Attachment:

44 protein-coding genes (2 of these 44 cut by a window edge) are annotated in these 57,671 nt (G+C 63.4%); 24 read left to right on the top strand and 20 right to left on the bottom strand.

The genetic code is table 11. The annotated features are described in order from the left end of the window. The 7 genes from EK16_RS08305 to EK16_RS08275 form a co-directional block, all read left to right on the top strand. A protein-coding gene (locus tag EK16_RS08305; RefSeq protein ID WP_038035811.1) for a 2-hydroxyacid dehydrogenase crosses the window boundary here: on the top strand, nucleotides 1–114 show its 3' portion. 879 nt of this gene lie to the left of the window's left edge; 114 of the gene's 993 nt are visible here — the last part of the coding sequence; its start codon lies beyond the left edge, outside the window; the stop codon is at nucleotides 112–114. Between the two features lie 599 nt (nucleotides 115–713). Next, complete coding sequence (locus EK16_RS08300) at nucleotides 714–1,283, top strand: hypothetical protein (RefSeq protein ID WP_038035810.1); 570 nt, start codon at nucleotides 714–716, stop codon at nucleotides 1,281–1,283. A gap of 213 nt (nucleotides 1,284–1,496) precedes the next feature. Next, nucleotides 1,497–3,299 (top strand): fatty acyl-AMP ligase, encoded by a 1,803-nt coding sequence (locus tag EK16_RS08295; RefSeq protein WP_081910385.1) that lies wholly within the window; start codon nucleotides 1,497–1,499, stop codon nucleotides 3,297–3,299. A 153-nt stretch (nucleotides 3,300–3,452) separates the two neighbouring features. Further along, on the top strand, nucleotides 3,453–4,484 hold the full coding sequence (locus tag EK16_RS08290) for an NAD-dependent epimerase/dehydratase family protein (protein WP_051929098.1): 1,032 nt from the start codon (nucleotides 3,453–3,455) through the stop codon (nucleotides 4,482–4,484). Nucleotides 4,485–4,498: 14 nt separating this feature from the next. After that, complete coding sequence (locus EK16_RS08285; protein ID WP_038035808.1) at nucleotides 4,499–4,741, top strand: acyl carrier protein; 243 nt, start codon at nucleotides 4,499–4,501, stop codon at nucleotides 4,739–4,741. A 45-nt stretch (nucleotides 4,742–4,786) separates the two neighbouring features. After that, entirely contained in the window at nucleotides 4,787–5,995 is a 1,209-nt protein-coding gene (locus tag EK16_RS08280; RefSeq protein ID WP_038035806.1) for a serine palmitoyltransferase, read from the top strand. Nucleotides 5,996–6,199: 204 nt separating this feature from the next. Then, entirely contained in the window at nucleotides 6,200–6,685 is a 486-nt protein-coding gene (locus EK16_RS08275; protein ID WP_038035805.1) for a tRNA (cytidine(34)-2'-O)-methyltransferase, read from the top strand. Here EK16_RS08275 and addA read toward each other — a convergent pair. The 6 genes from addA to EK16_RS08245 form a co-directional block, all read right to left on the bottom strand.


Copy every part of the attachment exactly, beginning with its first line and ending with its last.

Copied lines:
44 protein-coding genes (2 of these 44 cut by a window edge) are annotated in these 57,671 nt (G+C 63.4%); 24 read left to right on the top strand and 20 right to left on the bottom strand.

The genetic code is table 11. The annotated features are described in order from the left end of the window. The 7 genes from EK16_RS08305 to EK16_RS08275 form a co-directional block, all read left to right on the top strand. A protein-coding gene (locus tag EK16_RS08305; RefSeq protein ID WP_038035811.1) for a 2-hydroxyacid dehydrogenase crosses the window boundary here: on the top strand, nucleotides 1–114 show its 3' portion. 879 nt of this gene lie to the left of the window's left edge; 114 of the gene's 993 nt are visible here — the last part of the coding sequence; its start codon lies beyond the left edge, outside the window; the stop codon is at nucleotides 112–114. Between the two features lie 599 nt (nucleotides 115–713). Next, complete coding sequence (locus EK16_RS08300) at nucleotides 714–1,283, top strand: hypothetical protein (RefSeq protein ID WP_038035810.1); 570 nt, start codon at nucleotides 714–716, stop codon at nucleotides 1,281–1,283. A gap of 213 nt (nucleotides 1,284–1,496) precedes the next feature. Next, nucleotides 1,497–3,299 (top strand): fatty acyl-AMP ligase, encoded by a 1,803-nt coding sequence (locus tag EK16_RS08295; RefSeq protein WP_081910385.1) that lies wholly within the window; start codon nucleotides 1,497–1,499, stop codon nucleotides 3,297–3,299. A 153-nt stretch (nucleotides 3,300–3,452) separates the two neighbouring features. Further along, on the top strand, nucleotides 3,453–4,484 hold the full coding sequence (locus tag EK16_RS08290) for an NAD-dependent epimerase/dehydratase family protein (protein WP_051929098.1): 1,032 nt from the start codon (nucleotides 3,453–3,455) through the stop codon (nucleotides 4,482–4,484). Nucleotides 4,485–4,498: 14 nt separating this feature from the next. After that, complete coding sequence (locus EK16_RS08285; protein ID WP_038035808.1) at nucleotides 4,499–4,741, top strand: acyl carrier protein; 243 nt, start codon at nucleotides 4,499–4,501, stop codon at nucleotides 4,739–4,741. A 45-nt stretch (nucleotides 4,742–4,786) separates the two neighbouring features. After that, entirely contained in the window at nucleotides 4,787–5,995 is a 1,209-nt protein-coding gene (locus tag EK16_RS08280; RefSeq protein ID WP_038035806.1) for a serine palmitoyltransferase, read from the top strand. Nucleotides 5,996–6,199: 204 nt separating this feature from the next. Then, entirely contained in the window at nucleotides 6,200–6,685 is a 486-nt protein-coding gene (locus EK16_RS08275; protein ID WP_038035805.1) for a tRNA (cytidine(34)-2'-O)-methyltransferase, read from the top strand. Here EK16_RS08275 and addA read toward each other — a convergent pair. The 6 genes from addA to EK16_RS08245 form a co-directional block, all read right to left on the bottom strand.